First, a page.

|E. fuscus, E. hardwickii, E maularius
|8.1 to 11 in (20.5-27.5 cm)
|0.11-0.14 lb (54-65 g)
|Average Clutch Size
|2-20 per season (typically 2 at a time over a period)
|Main Prey Species
|Insects (crickets, caterpillars, etc.)
|Snakes, lizards, foxes
The leopard gecko refers to three of five species of the genus Eublepharis, native to the Middle East and Asia. They prefer rocky, dry regions where they will live in grasslands, but have also become a common pet. In fact, the common leopard gecko is often referred to as the first domesticated lizard species. Along with the common leopard gecko (E. macularius), there are West Indian leopard geckos (E. fuscus) and East Indian leopard geckos (E. turcmenicus).
The genus Eublepharis, meaning ‘true eyelid’ in reference to their fully-functional eyelids, was first described in 1827. They are fairly small but sturdy lizards, and their common name, ‘leopard gecko’ refers to their spotted patterns, predominantly shades of yellow and brown. Their tails are long, about the same length as their torsos. Like most geckos, they can regenerate their tails when lost in evading predators. However, once lost, their new tails typically regenerate shorter and less symmetrical than their original tail.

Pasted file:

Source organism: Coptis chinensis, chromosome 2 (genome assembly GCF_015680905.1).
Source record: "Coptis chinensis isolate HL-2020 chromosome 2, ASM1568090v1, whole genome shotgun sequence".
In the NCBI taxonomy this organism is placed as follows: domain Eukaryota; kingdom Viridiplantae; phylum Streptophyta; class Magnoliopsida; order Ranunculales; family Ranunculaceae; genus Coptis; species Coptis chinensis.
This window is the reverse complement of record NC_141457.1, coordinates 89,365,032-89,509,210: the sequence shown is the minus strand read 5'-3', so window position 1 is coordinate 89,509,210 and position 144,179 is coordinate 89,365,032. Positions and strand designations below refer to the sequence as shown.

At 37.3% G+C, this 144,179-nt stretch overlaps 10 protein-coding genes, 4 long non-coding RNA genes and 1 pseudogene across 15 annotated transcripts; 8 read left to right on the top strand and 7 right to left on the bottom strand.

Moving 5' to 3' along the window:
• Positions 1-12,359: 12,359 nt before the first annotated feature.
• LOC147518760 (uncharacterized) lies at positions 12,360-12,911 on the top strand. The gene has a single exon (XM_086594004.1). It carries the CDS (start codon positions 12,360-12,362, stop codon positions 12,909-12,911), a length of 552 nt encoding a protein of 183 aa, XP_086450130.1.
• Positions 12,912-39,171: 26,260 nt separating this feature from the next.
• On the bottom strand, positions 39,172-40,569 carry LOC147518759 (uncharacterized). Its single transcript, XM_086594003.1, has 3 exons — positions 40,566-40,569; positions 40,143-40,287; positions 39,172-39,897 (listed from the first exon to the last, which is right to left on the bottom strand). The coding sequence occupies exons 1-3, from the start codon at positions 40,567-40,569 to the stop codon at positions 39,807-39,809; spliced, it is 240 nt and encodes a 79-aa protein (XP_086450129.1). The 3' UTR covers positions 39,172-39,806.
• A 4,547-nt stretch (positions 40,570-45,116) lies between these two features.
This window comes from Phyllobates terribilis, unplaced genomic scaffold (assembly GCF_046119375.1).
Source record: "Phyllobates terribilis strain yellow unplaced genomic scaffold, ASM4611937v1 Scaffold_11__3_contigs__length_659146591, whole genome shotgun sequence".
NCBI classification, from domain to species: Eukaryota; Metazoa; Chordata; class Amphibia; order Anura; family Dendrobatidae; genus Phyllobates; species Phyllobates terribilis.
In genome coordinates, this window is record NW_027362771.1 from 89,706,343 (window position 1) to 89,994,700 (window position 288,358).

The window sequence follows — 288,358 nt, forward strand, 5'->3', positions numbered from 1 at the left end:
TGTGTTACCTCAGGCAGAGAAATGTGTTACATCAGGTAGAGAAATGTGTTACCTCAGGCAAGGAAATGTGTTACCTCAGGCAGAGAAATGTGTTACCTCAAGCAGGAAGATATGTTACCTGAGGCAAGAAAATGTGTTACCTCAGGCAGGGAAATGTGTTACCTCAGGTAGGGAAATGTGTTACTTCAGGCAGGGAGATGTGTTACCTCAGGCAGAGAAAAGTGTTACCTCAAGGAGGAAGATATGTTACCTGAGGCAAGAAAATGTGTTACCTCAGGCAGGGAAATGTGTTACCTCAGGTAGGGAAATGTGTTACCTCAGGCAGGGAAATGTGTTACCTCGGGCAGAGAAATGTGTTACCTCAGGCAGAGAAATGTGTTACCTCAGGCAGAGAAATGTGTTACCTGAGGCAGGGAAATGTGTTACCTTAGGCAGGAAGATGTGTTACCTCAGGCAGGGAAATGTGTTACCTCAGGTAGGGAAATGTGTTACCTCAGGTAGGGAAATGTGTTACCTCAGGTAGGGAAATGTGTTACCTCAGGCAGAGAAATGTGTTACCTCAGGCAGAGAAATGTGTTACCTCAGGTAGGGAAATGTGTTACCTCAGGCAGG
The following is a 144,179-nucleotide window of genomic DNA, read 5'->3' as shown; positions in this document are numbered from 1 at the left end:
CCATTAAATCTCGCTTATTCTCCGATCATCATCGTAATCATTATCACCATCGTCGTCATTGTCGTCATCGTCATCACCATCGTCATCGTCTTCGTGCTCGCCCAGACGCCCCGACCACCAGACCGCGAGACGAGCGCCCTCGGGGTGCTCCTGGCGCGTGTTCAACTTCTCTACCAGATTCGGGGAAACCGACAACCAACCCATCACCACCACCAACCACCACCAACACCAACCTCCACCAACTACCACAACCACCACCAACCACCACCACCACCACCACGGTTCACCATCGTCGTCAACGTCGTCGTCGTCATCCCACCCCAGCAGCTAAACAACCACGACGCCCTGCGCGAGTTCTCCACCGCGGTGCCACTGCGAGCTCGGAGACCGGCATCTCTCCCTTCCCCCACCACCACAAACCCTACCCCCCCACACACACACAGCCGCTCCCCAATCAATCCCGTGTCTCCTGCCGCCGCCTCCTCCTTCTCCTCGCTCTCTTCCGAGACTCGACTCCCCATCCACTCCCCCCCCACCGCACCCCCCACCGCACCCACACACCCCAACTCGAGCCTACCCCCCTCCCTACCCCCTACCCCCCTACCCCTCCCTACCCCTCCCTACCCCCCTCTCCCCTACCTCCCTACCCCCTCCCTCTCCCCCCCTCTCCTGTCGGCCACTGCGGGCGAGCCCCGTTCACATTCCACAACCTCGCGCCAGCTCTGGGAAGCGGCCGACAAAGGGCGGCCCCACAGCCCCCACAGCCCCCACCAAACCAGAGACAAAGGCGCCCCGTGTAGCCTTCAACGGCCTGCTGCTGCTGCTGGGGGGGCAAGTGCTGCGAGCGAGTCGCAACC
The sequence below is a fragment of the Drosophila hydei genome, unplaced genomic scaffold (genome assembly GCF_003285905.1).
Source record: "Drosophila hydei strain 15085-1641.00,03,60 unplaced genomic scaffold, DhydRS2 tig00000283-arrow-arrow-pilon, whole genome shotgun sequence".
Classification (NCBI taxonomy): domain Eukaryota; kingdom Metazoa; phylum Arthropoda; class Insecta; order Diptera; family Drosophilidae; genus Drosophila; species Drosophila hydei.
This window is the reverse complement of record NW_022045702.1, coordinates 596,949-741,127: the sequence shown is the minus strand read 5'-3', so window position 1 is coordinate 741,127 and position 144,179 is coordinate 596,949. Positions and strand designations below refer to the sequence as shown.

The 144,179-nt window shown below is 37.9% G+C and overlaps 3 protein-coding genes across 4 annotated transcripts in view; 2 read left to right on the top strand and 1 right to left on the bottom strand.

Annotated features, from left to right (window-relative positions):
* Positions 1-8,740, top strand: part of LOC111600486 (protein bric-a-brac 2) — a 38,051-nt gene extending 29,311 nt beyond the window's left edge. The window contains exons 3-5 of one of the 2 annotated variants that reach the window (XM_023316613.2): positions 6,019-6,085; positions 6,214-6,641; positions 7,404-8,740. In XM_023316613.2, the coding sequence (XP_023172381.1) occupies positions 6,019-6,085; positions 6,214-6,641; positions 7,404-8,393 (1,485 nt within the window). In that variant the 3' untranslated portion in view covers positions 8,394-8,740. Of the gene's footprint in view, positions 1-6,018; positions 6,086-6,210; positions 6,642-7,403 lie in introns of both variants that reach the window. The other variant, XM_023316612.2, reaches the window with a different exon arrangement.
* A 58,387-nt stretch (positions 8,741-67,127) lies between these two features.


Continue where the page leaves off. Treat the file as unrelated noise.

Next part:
The overall length of adults is about 8.1 to 11 in (20.5-27.5 cm) and they weigh about 0.11-0.14 lb (54-65 g). Their skin is bumpy, with particularly tough skin around their head, back, and neck. Like all reptiles, leopard geckos shed their skin periodically as they grow larger. There are subtle differences between males and females as well, but this can typically only be determined by turning the animals over and closely examining their undersides.
Range, Habitat, and Behavior
Leopard geckos occur throughout eastern and southwestern Asia as well as parts of the Middle East. They prefer rocky grasslands in these dry regions, where they will often burrow. Here, they spend their time on the ground and tend to be nocturnal to avoid the heat of the day.